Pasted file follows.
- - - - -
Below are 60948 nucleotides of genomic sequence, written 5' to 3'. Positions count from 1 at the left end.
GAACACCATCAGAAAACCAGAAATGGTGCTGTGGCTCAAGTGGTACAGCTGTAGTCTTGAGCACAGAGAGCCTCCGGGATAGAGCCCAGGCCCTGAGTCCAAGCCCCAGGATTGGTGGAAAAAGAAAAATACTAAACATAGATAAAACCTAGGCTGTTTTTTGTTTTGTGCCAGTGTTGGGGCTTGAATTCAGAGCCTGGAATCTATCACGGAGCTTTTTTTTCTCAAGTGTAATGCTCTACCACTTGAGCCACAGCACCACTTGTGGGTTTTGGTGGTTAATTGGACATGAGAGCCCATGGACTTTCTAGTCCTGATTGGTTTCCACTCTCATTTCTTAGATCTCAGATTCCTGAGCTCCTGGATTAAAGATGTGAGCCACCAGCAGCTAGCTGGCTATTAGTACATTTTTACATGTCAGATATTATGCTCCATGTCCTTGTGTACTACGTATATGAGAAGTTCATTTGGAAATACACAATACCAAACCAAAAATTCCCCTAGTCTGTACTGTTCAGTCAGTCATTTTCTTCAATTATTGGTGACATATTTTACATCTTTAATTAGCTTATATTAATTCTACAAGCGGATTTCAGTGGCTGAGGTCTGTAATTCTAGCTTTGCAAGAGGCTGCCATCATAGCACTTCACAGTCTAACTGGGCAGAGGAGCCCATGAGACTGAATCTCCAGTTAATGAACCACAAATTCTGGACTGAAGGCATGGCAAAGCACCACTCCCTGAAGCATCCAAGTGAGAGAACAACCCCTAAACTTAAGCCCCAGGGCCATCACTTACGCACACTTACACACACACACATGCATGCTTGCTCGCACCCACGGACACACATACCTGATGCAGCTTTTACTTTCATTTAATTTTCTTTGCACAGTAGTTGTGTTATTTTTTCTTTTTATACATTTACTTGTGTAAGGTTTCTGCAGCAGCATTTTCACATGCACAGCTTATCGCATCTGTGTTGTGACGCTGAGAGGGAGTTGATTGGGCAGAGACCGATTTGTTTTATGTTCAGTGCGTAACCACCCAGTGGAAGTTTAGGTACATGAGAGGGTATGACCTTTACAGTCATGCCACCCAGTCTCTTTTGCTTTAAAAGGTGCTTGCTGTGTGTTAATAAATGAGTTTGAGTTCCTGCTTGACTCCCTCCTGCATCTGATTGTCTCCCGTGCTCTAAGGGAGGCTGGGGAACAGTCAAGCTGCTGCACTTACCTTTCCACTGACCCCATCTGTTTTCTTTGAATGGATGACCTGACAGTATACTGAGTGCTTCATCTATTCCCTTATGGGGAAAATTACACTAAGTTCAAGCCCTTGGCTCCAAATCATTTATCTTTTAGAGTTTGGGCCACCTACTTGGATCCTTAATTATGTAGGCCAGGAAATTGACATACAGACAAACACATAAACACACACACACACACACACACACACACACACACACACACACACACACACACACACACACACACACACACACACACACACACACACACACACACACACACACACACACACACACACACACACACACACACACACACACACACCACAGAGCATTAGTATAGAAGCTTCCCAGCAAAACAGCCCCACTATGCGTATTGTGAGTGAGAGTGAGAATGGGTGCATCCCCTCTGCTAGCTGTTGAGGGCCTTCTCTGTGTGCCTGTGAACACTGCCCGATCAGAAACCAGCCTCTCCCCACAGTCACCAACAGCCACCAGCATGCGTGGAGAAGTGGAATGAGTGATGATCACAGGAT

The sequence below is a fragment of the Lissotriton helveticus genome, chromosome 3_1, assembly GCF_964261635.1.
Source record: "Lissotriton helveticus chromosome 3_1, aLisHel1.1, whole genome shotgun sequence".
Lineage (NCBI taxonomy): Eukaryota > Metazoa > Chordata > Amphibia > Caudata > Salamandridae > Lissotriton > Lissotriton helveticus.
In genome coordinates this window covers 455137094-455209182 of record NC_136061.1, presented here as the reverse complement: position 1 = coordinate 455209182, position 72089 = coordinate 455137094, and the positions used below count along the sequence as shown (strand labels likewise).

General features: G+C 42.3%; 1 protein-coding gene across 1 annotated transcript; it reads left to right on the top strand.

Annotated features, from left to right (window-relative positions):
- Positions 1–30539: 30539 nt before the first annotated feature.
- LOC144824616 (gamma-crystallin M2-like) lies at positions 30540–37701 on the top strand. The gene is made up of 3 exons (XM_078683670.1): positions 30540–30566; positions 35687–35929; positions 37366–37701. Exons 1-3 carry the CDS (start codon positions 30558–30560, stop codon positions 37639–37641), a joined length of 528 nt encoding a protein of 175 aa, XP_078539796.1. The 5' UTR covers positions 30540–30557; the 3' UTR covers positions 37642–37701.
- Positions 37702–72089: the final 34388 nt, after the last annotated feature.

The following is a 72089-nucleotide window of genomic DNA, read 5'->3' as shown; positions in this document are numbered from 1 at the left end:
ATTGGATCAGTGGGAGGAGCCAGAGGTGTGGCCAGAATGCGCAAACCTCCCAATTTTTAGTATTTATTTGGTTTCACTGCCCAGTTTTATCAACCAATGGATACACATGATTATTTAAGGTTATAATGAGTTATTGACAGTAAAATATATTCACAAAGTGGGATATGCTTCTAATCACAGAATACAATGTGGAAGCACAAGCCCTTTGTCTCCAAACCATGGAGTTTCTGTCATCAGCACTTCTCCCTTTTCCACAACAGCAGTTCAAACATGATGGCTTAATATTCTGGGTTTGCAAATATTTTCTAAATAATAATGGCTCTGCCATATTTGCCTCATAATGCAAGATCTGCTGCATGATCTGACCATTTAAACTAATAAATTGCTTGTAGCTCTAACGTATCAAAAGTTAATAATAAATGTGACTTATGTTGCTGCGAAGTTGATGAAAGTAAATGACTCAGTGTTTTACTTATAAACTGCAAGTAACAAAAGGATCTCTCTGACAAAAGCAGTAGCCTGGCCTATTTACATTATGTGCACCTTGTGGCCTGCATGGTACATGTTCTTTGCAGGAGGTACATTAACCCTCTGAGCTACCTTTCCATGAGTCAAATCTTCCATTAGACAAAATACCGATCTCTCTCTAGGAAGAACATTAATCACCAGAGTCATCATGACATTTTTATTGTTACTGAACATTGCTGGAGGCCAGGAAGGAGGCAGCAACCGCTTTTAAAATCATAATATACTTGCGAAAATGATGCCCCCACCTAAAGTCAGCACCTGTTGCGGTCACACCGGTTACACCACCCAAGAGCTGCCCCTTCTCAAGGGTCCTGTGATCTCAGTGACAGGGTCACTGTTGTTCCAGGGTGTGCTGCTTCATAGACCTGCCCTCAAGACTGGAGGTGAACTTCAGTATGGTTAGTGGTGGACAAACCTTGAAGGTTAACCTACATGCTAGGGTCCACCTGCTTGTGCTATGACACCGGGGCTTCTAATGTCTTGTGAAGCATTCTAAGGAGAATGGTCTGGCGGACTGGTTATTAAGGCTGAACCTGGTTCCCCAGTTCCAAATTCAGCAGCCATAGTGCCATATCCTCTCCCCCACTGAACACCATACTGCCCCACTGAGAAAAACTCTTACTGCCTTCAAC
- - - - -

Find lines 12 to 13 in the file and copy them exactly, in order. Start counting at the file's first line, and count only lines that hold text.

The following is a 72089-nucleotide window of genomic DNA, read 5'->3' as shown; positions in this document are numbered from 1 at the left end:
ATTGGATCAGTGGGAGGAGCCAGAGGTGTGGCCAGAATGCGCAAACCTCCCAATTTTTAGTATTTATTTGGTTTCACTGCCCAGTTTTATCAACCAATGGATACACATGATTATTTAAGGTTATAATGAGTTATTGACAGTAAAATATATTCACAAAGTGGGATATGCTTCTAATCACAGAATACAATGTGGAAGCACAAGCCCTTTGTCTCCAAACCATGGAGTTTCTGTCATCAGCACTTCTCCCTTTTCCACAACAGCAGTTCAAACATGATGGCTTAATATTCTGGGTTTGCAAATATTTTCTAAATAATAATGGCTCTGCCATATTTGCCTCATAATGCAAGATCTGCTGCATGATCTGACCATTTAAACTAATAAATTGCTTGTAGCTCTAACGTATCAAAAGTTAATAATAAATGTGACTTATGTTGCTGCGAAGTTGATGAAAGTAAATGACTCAGTGTTTTACTTATAAACTGCAAGTAACAAAAGGATCTCTCTGACAAAAGCAGTAGCCTGGCCTATTTACATTATGTGCACCTTGTGGCCTGCATGGTACATGTTCTTTGCAGGAGGTACATTAACCCTCTGAGCTACCTTTCCATGAGTCAAATCTTCCATTAGACAAAATACCGATCTCTCTCTAGGAAGAACATTAATCACCAGAGTCATCATGACATTTTTATTGTTACTGAACATTGCTGGAGGCCAGGAAGGAGGCAGCAACCGCTTTTAAAATCATAATATACTTGCGAAAATGATGCCCCCACCTAAAGTCAGCACCTGTTGCGGTCACACCGGTTACACCACCCAAGAGCTGCCCCTTCTCAAGGGTCCTGTGATCTCAGTGACAGGGTCACTGTTGTTCCAGGGTGTGCTGCTTCATAGACCTGCCCTCAAGACTGGAGGTGAACTTCAGTATGGTTAGTGGTGGACAAACCTTGAAGGTTAACCTACATGCTAGGGTCCACCTGCTTGTGCTATGACACCGGGGCTTCTAATGTCTTGTGAAGCATTCTAAGGAGAATGGTCTGGCGGACTGGTTATTAAGGCTGAACCTGGTTCCCCAGTTCCAAATTCAGCAGCCATAGTGCCATATCCTCTCCCCCACTGAACACCATACTGCCCCACTGAGAAAAACTCTTACTGCCTTCAAC